I had a feeling it was no longer with me when I left the house the other day, jean jacket in tow. My suspicions were confirmed an hour later at the till of the Liquor Barn, where my selection of ice-cold micro-brewed IPAs were beginning to sweat on the counter.
My previous wallet was much more of a tome. Three panels of soft green leather and two snap mounts provided it room to swell with receipts or tighten up around a new cash withdrawal. This new wallet is tiny – more of a card sleeve, really, though it does have space for a few crisp bills, my driver’s license and Aeroplan card. Jen at U.N. Luggage recommended it to me prior to this trip, citing the interior aluminum casing, which prevents my signal-emitting easy pay/pay pass/tap & go/wave pay credit cards from blabbing my info to any passers-by with a card reader and a pirate’s sensibility. Airports, train stations, markets – all the places I was once advised to watch out for pickpockets – are now favored haunts for a new generation of thieves, cyber-savvy pickpockets who work invisibly and whose 16-digit loot is distilled from the mash of crashing wireless signals that crowd busy places. The old wallet on a string trick doesn’t work anymore. Now, I pulse with wifi and radio waves. My appendages are receptor and emission.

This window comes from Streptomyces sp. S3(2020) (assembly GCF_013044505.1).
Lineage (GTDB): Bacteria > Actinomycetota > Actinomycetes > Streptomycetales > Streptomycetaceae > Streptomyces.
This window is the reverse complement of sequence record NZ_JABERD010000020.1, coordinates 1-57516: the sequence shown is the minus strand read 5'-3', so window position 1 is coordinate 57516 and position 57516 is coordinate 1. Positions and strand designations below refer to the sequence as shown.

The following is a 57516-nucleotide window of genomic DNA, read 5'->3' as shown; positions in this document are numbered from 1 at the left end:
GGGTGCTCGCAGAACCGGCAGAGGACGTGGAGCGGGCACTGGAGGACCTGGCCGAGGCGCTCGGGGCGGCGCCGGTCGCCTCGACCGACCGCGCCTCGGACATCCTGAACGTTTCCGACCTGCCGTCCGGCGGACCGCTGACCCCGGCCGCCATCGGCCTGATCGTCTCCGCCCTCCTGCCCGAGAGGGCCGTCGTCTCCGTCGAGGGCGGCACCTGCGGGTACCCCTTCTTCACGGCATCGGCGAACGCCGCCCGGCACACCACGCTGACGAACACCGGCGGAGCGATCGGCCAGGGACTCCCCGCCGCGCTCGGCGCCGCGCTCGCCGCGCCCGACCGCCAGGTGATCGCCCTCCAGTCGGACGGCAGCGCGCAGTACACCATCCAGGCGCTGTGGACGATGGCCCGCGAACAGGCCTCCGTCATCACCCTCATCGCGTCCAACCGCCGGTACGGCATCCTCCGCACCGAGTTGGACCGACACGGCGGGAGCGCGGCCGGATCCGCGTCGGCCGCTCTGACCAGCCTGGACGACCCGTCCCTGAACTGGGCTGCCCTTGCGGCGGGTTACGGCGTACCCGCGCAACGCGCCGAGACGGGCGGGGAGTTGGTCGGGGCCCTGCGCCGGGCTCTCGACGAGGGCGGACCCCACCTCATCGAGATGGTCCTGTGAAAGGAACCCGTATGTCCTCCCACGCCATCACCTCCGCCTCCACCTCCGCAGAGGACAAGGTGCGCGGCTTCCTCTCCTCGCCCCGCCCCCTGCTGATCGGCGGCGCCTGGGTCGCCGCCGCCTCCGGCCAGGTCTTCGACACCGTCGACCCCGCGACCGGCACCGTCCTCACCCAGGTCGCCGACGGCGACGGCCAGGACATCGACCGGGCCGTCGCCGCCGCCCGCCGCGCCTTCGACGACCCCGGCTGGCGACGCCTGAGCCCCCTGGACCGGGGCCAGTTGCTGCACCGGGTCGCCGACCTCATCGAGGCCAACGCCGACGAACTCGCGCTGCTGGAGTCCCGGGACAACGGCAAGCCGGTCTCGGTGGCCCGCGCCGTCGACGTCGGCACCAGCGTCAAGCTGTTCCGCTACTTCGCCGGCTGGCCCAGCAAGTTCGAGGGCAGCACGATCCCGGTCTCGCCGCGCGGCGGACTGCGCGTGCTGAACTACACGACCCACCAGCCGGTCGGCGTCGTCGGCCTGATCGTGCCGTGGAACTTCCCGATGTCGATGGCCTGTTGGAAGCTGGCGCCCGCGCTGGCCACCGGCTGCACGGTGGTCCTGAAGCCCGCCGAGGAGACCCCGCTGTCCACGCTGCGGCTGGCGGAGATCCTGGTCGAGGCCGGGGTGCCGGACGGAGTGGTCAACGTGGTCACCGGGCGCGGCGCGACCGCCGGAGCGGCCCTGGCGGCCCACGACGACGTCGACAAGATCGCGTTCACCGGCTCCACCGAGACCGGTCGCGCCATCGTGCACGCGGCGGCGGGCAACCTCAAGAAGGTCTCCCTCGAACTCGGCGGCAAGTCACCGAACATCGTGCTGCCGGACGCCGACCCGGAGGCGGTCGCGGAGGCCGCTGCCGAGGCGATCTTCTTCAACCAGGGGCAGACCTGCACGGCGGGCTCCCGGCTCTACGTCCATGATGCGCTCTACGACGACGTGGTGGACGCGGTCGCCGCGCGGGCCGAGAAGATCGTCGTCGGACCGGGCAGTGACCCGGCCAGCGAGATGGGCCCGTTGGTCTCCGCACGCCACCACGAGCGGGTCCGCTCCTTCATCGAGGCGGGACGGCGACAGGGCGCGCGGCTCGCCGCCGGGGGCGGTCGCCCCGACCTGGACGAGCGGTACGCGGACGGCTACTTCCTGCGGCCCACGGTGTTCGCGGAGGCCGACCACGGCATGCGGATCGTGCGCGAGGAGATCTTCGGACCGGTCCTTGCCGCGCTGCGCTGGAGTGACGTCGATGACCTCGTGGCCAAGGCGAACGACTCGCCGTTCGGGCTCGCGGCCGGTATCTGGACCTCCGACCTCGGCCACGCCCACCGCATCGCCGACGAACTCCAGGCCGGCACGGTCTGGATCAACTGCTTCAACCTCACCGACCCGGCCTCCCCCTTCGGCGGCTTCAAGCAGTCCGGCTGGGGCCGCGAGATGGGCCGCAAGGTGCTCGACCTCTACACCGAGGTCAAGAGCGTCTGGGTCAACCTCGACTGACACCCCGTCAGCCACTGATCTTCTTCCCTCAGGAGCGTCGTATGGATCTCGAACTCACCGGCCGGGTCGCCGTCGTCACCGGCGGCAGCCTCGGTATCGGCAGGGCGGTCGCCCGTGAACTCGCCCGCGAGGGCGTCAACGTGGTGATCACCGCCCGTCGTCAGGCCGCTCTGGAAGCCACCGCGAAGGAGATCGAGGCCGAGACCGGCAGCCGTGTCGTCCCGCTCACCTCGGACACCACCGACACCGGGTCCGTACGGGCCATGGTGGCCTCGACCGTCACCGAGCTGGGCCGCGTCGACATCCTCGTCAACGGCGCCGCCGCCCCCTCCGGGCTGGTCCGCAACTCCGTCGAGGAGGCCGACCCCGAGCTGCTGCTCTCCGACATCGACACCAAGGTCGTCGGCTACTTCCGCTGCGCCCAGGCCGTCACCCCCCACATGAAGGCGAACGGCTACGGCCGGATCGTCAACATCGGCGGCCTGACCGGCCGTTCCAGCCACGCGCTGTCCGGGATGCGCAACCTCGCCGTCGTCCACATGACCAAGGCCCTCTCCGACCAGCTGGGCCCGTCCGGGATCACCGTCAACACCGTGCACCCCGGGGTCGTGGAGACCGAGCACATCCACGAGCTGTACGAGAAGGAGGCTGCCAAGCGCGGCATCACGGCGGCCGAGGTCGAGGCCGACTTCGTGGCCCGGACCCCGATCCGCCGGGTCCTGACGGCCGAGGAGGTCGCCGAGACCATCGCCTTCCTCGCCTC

This little blue Secrid wallet keeps my eager waves bottled up until I need to use them. And oh the satisfaction when I nudge the little black slider to the right and my cards jump to attention in a staggered cascade of alert and accessible credit. I love this little wallet, and have adapted my receipt-collecting habits to accommodate its slim figure. It has become a trusted companion on the road and has found a home next to my heart in the breast pocket of my jean jacket.
You can imagine my despair when a thorough search of my pocket, other pocket, other and other pockets, then my bag pocket and cavitary bag bottom yielded chap stick, bobby pins, used sky train tickets and a napkin, but no wallet. I winced at my boyfriend, behind me at the checkout, and he stepped up to pay. Later on at my parent’s house, I searched all remaining pockets, plus the bedroom and the refrigerator to no avail. I called the last place I remembered using it. No luck. It occurred to me that the wallet’s pretty blue leather and shooting cards might have appealed to my nieces who had visited the day before. Far from cyber-savvy thieves, these little girls have one motive: play. A wallet like this one may have opened up a whole department store worth of role-playing games: “Shopping”, “House”, “Mom”, maybe even “Pickpocket.” I called my sister, who then interrogated her 3- and 4-year old. They weren’t telling what all went down, but one thing, at least, was clear. Something went down.
I searched again, this time thinking like a kid. Toy boxes, drawers, bags, cupboards and shoes each revealed nothing. My sister brought the girls back over to the house and promised them a treat if they could find my little Secrid. Fifteen seconds and one overturned couch pillow later, my wallet – cards and waves intact – was returned, and the little villains rewarded with kisses.